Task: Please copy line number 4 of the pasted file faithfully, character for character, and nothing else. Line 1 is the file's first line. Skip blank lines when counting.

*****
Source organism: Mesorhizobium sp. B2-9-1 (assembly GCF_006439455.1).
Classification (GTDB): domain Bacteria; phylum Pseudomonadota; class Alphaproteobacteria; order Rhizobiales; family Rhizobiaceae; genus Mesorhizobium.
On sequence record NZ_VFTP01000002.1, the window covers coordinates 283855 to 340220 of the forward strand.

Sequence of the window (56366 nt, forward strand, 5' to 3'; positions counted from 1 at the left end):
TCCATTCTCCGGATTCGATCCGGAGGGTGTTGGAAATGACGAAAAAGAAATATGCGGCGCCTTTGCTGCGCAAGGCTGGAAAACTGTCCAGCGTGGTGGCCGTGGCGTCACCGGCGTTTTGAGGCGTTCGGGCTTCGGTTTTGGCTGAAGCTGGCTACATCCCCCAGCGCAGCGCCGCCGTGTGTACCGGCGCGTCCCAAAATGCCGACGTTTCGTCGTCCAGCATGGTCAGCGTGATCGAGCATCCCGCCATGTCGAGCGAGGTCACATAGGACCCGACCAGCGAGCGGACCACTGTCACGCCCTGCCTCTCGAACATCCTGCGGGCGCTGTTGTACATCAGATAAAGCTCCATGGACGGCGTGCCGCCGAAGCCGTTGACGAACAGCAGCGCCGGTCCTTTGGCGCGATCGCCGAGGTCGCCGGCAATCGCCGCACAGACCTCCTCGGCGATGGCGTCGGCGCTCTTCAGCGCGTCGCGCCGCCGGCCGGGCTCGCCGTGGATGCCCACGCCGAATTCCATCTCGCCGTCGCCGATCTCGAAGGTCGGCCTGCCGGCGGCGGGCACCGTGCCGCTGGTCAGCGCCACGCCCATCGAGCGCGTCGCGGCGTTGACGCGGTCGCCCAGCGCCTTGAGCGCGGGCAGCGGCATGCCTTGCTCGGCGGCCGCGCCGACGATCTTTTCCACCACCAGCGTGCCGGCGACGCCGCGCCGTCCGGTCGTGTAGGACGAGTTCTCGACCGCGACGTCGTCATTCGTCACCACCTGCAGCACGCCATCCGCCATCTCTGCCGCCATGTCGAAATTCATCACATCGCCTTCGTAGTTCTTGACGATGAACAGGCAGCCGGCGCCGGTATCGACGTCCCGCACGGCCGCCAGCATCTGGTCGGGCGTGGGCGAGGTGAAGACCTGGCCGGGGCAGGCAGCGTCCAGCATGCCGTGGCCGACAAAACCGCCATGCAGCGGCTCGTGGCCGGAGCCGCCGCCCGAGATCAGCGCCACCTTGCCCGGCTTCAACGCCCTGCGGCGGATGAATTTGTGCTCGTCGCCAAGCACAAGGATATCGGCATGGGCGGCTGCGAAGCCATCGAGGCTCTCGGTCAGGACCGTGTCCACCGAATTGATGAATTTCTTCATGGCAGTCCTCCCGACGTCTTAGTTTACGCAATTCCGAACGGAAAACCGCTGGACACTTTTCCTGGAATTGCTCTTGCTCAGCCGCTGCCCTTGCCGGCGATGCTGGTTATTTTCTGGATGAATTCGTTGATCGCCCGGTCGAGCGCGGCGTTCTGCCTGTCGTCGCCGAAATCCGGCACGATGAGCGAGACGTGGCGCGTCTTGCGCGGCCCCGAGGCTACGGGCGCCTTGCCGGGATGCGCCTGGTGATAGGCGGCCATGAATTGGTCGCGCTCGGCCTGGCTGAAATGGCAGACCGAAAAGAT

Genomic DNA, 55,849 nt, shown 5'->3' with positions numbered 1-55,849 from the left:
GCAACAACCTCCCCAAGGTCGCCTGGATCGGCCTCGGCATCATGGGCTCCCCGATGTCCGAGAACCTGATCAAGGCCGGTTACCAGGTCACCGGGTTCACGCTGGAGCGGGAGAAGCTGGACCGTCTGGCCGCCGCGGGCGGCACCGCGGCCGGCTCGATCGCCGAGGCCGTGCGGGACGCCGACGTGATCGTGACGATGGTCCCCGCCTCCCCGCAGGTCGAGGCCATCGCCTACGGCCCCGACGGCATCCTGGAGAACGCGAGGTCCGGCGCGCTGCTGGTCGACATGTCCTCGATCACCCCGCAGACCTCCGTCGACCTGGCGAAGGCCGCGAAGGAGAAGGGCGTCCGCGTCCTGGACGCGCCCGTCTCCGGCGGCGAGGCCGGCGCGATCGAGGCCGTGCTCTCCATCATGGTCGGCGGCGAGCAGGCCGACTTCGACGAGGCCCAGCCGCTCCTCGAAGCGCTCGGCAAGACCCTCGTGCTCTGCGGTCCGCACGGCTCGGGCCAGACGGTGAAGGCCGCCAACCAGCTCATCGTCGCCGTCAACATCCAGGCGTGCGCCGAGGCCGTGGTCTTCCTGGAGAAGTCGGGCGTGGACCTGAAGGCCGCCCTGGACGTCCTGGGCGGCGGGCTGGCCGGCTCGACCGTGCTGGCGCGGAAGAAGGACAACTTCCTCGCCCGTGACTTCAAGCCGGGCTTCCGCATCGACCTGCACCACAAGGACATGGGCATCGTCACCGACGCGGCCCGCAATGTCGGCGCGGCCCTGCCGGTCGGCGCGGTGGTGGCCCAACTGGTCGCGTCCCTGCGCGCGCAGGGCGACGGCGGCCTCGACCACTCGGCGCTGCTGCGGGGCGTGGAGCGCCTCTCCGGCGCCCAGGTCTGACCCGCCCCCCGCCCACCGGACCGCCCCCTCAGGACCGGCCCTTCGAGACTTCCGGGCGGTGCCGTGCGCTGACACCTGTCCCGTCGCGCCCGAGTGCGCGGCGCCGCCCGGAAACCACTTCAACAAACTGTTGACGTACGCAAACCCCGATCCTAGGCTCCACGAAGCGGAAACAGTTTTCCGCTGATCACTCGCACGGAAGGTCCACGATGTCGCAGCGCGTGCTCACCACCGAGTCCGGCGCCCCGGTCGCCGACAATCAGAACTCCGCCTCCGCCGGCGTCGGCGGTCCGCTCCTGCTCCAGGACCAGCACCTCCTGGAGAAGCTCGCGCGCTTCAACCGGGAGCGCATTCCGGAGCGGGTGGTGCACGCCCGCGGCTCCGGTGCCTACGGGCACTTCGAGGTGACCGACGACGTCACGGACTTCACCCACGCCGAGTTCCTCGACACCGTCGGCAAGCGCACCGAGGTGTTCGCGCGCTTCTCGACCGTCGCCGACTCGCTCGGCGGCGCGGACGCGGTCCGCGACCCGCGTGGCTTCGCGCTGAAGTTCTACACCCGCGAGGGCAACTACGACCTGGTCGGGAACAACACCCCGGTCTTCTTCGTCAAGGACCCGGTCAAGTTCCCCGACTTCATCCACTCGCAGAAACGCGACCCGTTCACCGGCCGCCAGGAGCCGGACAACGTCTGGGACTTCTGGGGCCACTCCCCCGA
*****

Sequence of the window (56366 nt, forward strand, 5' to 3'; positions counted from 1 at the left end):